Evaluate and Reward Teaching
This page was written by Kelsey Bitting (Dept. of Geology, University of Kansas) and Geoff Cook (Scripps Institution of Oceanography, University of California San Diego), drawing on discussions and contributions from the 2014 Getting the Most Out of your Introductory Courses workshop.
Evaluate All Teaching
Evaluating teaching is a critical component of working with teaching assistants. Effective evaluation with feedback promotes:
- Reflective practice in day-to-day TA-student interactions
- Improvements in teaching practice and student learning outcomes
- A record of improvement that TAs can emphasize in teaching portfolios
- A means of documenting excellent performance
Classroom practice or environment, teaching materials developed by the TA, and even grading comments or notes given to the students can all be meaningful artifacts for teaching evaluation and feedback. When evaluating your TAs, consider the following ideas:
- Develop a rubric of characteristics of effective teaching and other professional behaviors. Share this rubric with the TAs at the beginning of the term.
- Recommend or require TAs to perform self- or peer-evaluations using to the rubric prior to the TA being assessed by a faculty member. Ask TAs to target specific areas for improvement and remind them that feedback should be constructive.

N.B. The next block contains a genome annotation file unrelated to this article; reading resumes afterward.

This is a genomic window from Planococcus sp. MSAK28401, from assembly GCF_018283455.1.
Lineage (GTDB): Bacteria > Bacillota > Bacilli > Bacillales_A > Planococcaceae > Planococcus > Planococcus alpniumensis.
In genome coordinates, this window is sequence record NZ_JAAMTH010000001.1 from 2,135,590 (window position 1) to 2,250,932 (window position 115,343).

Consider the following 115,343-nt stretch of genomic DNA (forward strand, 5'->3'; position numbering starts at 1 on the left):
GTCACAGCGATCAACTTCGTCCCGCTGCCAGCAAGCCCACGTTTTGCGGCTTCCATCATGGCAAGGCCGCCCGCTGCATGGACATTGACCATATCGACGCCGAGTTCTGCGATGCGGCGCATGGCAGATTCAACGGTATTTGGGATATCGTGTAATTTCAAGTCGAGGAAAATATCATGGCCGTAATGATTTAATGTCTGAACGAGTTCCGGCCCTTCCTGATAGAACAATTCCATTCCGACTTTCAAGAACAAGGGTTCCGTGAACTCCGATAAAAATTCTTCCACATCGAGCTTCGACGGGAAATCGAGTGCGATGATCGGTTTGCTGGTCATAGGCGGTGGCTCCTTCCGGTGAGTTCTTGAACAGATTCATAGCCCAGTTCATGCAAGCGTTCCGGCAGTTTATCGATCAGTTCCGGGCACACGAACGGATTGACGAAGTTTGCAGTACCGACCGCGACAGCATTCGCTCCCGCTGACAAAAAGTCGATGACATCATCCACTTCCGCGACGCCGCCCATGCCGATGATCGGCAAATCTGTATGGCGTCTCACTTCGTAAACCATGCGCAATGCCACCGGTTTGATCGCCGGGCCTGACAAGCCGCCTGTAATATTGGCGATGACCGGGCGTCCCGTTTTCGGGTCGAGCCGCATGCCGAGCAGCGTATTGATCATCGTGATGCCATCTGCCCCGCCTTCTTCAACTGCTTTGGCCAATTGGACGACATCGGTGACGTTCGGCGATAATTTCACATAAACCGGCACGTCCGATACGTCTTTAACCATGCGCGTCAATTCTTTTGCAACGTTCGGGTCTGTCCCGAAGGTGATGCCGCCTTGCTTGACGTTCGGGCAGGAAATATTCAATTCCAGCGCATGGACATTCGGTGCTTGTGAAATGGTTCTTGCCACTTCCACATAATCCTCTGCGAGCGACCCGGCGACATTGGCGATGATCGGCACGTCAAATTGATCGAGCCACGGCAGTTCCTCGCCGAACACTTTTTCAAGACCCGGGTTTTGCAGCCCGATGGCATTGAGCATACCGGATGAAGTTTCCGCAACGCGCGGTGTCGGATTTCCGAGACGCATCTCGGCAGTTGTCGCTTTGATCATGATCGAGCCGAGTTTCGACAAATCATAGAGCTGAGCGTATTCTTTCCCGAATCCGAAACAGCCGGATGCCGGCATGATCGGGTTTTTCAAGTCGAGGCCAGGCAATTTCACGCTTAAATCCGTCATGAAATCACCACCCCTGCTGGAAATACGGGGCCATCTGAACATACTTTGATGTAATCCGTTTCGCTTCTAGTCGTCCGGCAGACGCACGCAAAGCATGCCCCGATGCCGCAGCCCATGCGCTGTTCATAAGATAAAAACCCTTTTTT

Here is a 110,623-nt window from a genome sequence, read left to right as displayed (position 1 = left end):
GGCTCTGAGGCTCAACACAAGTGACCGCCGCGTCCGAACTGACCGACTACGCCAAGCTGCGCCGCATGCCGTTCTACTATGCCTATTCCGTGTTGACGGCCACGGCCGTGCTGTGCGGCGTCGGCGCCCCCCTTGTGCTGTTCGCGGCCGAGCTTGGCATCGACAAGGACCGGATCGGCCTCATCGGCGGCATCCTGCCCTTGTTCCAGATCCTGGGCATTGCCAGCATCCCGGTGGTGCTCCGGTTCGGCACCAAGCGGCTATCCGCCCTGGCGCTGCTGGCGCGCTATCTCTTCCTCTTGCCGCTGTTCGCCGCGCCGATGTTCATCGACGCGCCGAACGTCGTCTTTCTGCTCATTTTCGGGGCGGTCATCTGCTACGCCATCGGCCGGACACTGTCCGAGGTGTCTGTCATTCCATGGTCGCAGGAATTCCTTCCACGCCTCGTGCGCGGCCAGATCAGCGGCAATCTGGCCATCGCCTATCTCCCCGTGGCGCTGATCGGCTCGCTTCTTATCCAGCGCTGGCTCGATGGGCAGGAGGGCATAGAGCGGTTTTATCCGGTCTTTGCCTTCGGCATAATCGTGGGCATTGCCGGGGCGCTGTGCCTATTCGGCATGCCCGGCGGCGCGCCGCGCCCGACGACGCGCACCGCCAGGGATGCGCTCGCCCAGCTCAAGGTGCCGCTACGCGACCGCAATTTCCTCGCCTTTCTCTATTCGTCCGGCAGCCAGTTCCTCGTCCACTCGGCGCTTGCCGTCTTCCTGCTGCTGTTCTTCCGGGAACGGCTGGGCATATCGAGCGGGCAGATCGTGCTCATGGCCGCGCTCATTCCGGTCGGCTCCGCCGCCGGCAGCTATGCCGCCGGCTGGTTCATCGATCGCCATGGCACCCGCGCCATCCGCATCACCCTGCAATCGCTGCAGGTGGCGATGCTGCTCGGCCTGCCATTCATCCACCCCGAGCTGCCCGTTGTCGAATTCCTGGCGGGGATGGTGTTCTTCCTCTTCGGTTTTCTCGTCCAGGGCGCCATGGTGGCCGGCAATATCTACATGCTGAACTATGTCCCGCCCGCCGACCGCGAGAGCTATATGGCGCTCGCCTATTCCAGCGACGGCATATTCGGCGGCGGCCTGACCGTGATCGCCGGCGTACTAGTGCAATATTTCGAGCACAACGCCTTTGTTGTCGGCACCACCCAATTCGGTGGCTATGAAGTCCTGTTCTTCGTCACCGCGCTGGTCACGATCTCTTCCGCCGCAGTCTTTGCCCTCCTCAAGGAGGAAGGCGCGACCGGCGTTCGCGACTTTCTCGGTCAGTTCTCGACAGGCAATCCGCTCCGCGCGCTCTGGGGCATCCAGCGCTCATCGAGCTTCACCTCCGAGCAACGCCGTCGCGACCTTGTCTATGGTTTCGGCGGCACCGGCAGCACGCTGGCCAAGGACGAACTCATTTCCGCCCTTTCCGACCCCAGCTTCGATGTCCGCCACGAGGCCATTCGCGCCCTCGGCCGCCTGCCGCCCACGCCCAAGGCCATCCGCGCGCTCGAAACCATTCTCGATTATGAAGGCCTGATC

- Provide formative assessment of TA performance, which allows them to make changes to their teaching within the same term.
- Remember to reinforce good behaviors in addition to recommending concrete, specific advice for improvement.
Reward Excellent Teaching
Departments and faculty that devote time, effort, and other resources to rewarding excellent teaching send a strong message to TAs that their efforts are valuable to the department and to the learning experience of their students, and these efforts are worthy of public recognition. Awards may be internal to the department, or may be nominations to awards offered by the university or disciplinary societies. Internal teaching or TA awards help to change or reinforce department culture and values, while national society awards carry additional prestige for their winners.
Relatively simple gestures, such as publicly offering positive letters of recommendation to your best TAs can reinforce the value of good teaching and professionalism as a TA.
Examples of internal teaching assistant awards
- Stanford University's Centennial Teaching Assistant Awards program
- University of South Florida's Outstanding Teaching Assistant Awards
External awards for teaching assistants
- NAGT Outstanding TA Award, available to both undergraduate and graduate TAs
- AAPT Outstanding Teaching Assistant Award, specifically for Physics